of Warren County IL
This township is situated in the middle of the western row, and is in number 10 north, range 3, west. It is bounded on the north by Hale, and on the east by Lenox, on the south by Ellison Township, and on the West by Henderson County
A meeting was held by the citizens for the purpose of establishing a township government, April 04, 1854. Nathan Carr was called to the chair; Orrin Lamphere was chosen Moderator, Ransom Tinkham and Seth Smith, Assistants; T. W. Beers and Daniel M. Smiley, Clerks. The result of the vote was follows: For supervisor, Joseph Tinkham; Clerk, Daniel M. Smiley; Assessor, James H. Martin; Collector, John L. Hanna; Justices of the Peace, William Hanna, and James L. Rusk; Commissioners of highways, Seth smith and T. F. Hogue; Constables, H. R. Norcross and John L. Hanna; Overseers of the Poor, William Norcross and Orrin Lamphere.
John Quinn was the first settler to stake out a home in the township, but he pulled up his stake in a short time and moved to other fields.
Samuel Hanna and family and Wilson Kendall moved in, , in 1830, and made claims, the former on section 5, and the latter on section 6. The Kendall's lived in the township several years and then moved to Oregon. Mr. Hanna's family consisted of a wife and nine children: William, John, Isabella, Elizabeth, Miles, Samuel, Jr., Green, Mary, and James. Elizabeth was married to Robert Hutchinson, and Mary became the wife of Henry Creswell. They were a remarkable family, especially noted for their benevolence and charity. Mrs. Hanna was always ready to aid the poor and the sick, and her hand was ever ready, and her purse open, for charitable purposes. The family were wealthy, and she had plenty of means to second the promptings of her generous heart. Mr.. Hanna and his wife died at the old homestead at an advanced age, beloved and mourned by all who knew them. James Gibson and Samuel Creswell, with their families, came in the same year. James Gibson located on section 7. He was a good citizen, a successful farmer and accumulated for his family a fine property. He and his wife died at the old farm, where his son, John K., Now lives. (See Biography)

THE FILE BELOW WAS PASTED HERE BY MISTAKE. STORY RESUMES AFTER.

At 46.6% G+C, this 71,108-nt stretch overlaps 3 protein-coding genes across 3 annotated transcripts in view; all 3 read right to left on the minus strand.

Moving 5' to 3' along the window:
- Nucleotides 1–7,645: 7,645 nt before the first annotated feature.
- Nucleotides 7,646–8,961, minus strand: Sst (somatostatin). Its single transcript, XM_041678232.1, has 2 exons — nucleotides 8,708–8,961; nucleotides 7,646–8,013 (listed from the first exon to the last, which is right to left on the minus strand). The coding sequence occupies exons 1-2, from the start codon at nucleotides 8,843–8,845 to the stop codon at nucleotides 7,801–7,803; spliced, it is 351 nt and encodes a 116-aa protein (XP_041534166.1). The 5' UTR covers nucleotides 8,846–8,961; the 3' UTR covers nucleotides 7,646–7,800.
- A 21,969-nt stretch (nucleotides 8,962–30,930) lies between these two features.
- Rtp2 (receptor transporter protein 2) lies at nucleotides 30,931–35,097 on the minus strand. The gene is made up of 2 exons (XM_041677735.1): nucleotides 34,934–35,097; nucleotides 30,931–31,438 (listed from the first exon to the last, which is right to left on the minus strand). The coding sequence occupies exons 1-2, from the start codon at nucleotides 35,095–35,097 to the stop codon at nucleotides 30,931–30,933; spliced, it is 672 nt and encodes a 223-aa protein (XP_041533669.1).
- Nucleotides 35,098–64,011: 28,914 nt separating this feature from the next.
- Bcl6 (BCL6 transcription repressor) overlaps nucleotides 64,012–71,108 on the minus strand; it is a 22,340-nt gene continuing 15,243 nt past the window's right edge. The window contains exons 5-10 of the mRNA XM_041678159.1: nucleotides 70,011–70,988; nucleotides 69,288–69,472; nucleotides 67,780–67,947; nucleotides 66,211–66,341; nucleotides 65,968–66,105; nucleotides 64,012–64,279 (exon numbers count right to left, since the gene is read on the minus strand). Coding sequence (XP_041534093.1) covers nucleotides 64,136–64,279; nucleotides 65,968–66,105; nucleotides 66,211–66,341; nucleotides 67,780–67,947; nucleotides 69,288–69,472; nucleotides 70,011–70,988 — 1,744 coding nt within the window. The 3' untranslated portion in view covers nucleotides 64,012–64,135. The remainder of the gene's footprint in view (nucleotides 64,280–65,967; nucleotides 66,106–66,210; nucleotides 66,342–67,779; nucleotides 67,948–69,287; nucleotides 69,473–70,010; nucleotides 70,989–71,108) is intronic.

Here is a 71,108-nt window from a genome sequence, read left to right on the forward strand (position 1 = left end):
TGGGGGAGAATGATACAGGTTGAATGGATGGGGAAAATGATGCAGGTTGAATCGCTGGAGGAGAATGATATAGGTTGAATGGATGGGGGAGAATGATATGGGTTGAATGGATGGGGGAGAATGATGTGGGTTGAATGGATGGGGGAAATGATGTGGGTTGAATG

The Creswell's were from Ohio, and came to the township with six children, James, Hannah, Mr. Henry, Rachel and Rebecca. Hannah died before marriage; Rebecca was married to William Hanna, eldest son of Samuel Hanna. She is also dead. Mr. and Mrs. Creswell died some years ago at the old place. Mr. Creswell was a very able and intellectual man, having no superior in the township. Before he came to this county he was a member of the Ohio Legislature. James Creswell married Mary Ann Woods, and is now living in Henderson County. Henry married Mary, youngest daughter of Samuel Hanna, and is living in Des Moines, Iowa. Rachel was married to J. M. Woods , and both are still living.
Zachariah M. Davis located in the township soon after the Gibson's, and near their farm. They are now living in Nebraska. They had two children, Joann and Martin. Joann married Lew Leslie, and is dead; Martin is still living.